Blasts From The Past - 1890's
In the decade which saw the Boer war and the publication of Rudyard Kipling's Jungle Book, many new inventions appeared which were to immeasurably change the way we live.
The construction by Henry Ford in 1896 of his hand-built Model 'T' Ford, which became the forerunner to 18 million built on the assembly lines, is representative of a period rich in developments in the field of automotive power. Hildebrand and Wolfmuller mass-produced the motorcycle, Clement Ader's steam powered plane 'The Eole' made the first take-off, and André and Edouard Michelin produced the first pneumatic car tyre.
Meanwhile Wilhelm Maybach produced the first carburettor, later modified by Karl Benz's butterfly valve; and Rudolph Diesel gave his name to the sparkless engine he produced. Otto Lilienthal invented the hang glider and made hundreds of flights in the bat-wing shaped craft before losing his life whilst flying one of his own machines. Even travel up and down stairs was transformed by the newly launched escalator.
Giant strides in the world of entertainment and communications saw the invention of sound recording by Danish engineer Valdemar Poulson, the movie projector by Le Roy was used to show two films from Edison's kinetoscope, and the first Cinematographe presentation by Louis and August Lumiere was so realistic that spectators were terrified by the images of the entry of a train into La Ciotat station. Guglielmo Marconi made the first wireless transmissions over distances of up to 2400 metres. Medical advances such as Röntgen's X-rays, Hapfkine's and Wright's new vaccines for cholera and typhoid respectively, and Hoffman's aspirin tablet would soon transform the treatment of millions, whilst Scipione Riva-Rocci's new sphygmomanometer would enable accurate blood pressure readings to be taken for the first time ever. In the laboratory, Ferdinand Braun created the first cathode-ray tube and Karl von Linde succeeded in liquefying oxygen for the first time.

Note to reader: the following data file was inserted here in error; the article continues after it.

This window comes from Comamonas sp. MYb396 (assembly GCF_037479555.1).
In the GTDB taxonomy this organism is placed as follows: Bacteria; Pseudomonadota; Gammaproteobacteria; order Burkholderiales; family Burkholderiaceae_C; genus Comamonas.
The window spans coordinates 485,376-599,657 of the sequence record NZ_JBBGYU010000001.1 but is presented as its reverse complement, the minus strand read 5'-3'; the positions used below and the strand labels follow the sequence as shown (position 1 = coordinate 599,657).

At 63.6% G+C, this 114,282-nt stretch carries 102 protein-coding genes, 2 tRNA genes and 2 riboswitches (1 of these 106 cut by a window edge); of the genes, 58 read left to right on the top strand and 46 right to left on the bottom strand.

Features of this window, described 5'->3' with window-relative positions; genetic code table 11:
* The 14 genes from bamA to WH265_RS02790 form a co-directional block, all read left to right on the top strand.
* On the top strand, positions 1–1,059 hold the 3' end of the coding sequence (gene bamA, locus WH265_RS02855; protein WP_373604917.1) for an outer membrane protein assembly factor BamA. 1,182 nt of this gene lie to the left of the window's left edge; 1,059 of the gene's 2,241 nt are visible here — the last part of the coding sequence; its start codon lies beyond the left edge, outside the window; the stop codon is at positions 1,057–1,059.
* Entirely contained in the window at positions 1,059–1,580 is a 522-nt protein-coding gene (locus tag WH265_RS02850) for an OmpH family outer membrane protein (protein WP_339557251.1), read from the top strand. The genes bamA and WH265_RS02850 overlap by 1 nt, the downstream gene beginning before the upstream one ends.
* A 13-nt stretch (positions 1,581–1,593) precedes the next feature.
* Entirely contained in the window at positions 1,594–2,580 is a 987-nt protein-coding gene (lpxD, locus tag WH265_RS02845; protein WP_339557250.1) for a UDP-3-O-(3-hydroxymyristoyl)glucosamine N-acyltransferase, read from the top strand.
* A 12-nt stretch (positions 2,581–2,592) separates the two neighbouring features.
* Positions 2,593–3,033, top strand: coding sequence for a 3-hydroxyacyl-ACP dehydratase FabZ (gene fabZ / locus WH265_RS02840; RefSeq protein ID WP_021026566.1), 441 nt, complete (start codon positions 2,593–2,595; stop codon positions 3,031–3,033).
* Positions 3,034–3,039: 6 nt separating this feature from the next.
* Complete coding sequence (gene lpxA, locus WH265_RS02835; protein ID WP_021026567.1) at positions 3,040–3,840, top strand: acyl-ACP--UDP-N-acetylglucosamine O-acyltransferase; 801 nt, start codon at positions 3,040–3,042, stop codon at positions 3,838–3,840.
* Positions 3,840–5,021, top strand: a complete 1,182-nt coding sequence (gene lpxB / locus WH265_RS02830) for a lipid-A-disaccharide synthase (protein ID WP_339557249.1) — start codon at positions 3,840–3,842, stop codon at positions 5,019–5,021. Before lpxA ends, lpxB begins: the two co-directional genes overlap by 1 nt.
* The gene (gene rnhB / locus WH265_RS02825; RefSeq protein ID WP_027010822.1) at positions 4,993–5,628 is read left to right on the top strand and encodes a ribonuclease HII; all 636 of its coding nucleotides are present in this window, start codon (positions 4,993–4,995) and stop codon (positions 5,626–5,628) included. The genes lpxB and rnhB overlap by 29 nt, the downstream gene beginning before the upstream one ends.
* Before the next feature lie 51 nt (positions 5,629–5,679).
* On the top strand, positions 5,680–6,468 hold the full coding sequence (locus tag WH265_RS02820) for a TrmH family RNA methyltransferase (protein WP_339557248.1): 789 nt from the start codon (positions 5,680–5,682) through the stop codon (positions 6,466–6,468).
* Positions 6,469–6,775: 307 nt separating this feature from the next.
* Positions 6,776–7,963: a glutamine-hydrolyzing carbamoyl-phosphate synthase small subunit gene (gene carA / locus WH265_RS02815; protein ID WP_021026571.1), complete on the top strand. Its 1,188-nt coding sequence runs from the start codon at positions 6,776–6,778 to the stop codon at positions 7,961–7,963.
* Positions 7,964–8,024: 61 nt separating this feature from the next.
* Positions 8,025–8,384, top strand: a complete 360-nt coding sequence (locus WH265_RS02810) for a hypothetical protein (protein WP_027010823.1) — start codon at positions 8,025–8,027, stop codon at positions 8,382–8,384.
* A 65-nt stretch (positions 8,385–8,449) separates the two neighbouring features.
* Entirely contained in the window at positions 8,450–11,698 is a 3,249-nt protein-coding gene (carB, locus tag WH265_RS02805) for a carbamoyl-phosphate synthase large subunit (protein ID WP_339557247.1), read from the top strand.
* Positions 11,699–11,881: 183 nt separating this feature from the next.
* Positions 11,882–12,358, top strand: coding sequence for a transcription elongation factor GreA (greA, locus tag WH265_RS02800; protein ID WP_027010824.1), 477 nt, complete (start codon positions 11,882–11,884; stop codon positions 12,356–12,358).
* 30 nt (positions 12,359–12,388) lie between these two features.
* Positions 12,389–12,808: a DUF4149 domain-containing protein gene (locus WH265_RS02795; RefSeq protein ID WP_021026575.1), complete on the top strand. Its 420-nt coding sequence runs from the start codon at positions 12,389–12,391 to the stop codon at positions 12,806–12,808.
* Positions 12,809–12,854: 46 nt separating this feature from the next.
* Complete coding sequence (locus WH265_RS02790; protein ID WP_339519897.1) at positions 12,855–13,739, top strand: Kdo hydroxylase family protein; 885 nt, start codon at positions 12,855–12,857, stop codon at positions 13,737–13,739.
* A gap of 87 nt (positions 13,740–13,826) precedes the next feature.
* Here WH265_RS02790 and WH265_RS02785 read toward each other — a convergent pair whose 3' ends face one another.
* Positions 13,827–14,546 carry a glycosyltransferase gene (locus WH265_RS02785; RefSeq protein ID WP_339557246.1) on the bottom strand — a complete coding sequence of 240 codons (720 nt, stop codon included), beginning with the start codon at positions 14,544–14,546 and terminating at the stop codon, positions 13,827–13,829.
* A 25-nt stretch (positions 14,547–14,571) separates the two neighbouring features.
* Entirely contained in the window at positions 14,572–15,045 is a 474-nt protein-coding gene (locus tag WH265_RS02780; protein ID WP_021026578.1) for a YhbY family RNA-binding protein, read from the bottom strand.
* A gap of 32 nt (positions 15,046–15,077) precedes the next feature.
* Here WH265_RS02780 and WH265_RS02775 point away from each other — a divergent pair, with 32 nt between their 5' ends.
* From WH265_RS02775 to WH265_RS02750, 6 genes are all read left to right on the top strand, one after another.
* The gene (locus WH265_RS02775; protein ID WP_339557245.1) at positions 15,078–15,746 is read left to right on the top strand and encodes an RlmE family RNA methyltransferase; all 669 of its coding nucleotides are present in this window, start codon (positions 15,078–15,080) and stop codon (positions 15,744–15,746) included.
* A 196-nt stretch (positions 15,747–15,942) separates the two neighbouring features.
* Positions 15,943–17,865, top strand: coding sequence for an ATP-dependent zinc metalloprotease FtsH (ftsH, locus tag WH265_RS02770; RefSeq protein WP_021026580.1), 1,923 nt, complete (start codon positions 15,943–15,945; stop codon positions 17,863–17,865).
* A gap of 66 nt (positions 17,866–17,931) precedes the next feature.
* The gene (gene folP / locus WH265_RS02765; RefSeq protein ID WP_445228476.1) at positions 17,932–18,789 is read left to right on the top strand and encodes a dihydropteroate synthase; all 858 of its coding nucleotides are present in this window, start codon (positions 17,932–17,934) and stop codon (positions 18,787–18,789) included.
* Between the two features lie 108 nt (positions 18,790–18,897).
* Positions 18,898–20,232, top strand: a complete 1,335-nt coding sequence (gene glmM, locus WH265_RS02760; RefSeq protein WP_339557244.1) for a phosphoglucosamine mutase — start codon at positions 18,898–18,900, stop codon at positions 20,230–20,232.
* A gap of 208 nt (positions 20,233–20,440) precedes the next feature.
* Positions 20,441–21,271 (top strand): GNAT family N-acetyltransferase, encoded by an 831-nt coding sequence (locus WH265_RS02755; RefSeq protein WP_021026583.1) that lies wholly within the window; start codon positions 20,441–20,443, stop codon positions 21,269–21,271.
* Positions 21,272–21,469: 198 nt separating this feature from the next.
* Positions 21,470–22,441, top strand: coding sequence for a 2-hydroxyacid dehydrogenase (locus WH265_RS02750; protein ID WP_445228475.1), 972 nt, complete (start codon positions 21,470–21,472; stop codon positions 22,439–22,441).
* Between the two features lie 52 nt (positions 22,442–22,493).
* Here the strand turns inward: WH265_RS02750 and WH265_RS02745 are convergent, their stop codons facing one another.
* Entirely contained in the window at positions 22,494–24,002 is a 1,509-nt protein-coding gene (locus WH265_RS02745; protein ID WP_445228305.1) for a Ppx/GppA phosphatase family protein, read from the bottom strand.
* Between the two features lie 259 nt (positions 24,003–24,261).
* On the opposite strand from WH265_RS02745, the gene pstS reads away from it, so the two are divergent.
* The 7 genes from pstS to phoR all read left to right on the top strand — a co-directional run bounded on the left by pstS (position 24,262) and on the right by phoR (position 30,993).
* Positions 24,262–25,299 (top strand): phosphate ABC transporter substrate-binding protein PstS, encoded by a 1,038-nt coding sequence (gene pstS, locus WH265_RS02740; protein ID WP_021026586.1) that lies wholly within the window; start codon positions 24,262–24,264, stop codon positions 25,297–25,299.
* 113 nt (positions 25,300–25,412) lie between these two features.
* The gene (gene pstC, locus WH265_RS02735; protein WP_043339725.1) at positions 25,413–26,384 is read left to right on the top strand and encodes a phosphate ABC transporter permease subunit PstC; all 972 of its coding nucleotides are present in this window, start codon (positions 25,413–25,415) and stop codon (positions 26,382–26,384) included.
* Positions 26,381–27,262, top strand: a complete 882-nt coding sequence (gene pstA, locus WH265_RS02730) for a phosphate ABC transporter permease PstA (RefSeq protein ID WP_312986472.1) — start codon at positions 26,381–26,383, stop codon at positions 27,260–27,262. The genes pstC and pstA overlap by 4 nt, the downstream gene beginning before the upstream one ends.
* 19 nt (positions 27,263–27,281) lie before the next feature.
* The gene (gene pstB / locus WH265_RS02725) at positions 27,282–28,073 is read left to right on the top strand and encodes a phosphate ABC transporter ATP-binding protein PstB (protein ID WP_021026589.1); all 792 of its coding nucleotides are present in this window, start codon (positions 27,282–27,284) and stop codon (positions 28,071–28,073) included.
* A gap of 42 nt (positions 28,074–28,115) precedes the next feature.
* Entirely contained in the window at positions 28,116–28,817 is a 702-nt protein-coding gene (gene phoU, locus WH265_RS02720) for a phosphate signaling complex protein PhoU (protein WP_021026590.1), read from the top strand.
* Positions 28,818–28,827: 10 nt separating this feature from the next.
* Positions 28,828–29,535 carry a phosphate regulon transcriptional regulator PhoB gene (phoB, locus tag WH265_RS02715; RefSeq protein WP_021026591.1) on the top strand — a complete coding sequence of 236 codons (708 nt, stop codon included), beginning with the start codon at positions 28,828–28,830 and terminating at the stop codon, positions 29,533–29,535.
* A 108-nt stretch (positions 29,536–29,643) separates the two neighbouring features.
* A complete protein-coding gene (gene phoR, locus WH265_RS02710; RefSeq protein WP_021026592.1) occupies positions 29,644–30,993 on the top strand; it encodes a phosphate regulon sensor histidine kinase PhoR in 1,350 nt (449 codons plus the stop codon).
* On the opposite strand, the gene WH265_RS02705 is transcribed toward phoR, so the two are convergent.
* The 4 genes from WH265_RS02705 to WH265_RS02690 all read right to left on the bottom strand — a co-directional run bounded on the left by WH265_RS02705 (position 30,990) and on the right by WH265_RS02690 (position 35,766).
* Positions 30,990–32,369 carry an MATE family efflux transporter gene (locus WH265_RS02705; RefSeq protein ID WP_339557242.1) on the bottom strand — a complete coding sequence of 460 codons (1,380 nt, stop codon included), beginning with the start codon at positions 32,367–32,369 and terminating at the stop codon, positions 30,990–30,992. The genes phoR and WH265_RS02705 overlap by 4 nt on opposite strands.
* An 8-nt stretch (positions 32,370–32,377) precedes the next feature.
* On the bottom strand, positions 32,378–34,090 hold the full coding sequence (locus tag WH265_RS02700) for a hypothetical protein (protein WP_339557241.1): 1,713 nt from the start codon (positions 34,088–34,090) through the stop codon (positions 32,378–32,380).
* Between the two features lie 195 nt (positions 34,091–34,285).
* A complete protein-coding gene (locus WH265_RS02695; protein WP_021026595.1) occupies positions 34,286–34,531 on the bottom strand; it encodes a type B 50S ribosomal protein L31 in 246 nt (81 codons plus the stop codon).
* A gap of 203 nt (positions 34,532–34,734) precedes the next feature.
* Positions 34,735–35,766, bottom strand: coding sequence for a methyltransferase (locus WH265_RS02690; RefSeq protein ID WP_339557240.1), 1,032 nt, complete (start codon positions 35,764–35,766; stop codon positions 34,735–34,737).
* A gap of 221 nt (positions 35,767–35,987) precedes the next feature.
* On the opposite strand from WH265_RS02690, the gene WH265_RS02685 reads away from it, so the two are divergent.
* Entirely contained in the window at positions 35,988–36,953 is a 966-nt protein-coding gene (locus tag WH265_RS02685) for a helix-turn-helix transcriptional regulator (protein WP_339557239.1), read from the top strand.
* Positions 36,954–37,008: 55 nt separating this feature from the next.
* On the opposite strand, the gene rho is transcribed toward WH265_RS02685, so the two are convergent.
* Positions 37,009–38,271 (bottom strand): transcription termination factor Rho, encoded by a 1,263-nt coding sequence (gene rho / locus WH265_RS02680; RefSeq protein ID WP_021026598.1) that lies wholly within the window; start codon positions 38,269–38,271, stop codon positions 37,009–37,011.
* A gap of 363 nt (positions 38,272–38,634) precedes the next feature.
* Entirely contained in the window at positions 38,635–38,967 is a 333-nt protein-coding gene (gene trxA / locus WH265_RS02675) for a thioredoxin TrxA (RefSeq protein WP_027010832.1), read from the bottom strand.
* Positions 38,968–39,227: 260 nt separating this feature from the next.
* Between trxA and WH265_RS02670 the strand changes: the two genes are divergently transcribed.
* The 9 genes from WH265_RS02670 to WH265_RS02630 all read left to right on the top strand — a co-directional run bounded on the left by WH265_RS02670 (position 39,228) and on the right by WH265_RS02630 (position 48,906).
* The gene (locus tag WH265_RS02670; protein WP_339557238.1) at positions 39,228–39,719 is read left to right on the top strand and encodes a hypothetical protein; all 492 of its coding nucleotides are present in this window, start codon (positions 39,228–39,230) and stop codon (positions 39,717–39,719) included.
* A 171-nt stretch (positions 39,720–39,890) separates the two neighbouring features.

Breakfast time would never be the same as Henry D Perky's innovation of shredded wheat was shortly followed by William Kellogg's cornflakes. A regular Sunday shortage of ice cream led Smithson to develop a special treat, renamed as an ice cream sundae when the original name Sunday upset the local puritan-minded citizens. When James Naismith invented basketball, he can scarcely have realised how the game would develop over the next hundred years, and William G Morgan would surely be surprised to discover that his game, volleyball, is still widely played throughout the world.
Glimpses of the changes to come in home life were evident in the electric kettle and electric fire, Crosset and Bevan's new viscose fabric, later known as rayon, and Whitcomb Judson's forerunner to the ubiquitous zip-fastener.
In the next hundred years, many crimes would be solved by Sir Francis Galton's fingerprint identification system and millions of tonnes of Francois Hennebique's reinforced concrete would be used in construction, although Herman Hollerith's card sorter gave no hint of the developments in information storage and retrieval.
Related further reading...
Henry Ford with the first and ten millionth Model T
Hildebrand and Wolfmuller introduced the first mass-produced motorcycle
Andre and Edourd Michelin founded an international manufacturing giant
The first escalator was a Coney Island Ride
Otto Lilienthal in flight
(Right) Rudolph Diesel Commemorative Stamp
(Below) the Lumiere Brothers astounding Cinematographe projection 'La Ciotat'
Aspirin and new vaccines made their debut
Scipione Riva-Rocci (R) and his sphygmomanometer
Ferdinand Braun's Cathode Ray Tube
Morgan's Early Volleyball
Gadgets du Jour - the electric kettle and fire
Hollerith punched card tabulator and operator
Sir Francis Galton (Right) and his fingerprinting system
Röntgen's first 'Medical' X-Ray of his wife's hand. The blob is her wedding ring
Karl von Linde
and his cornflakes
Perky's Shredded Wheat
Click to expand
Whitcomb Judson and his fastener
Hennebique's reinforced concrete patent drawing (Click to expand)
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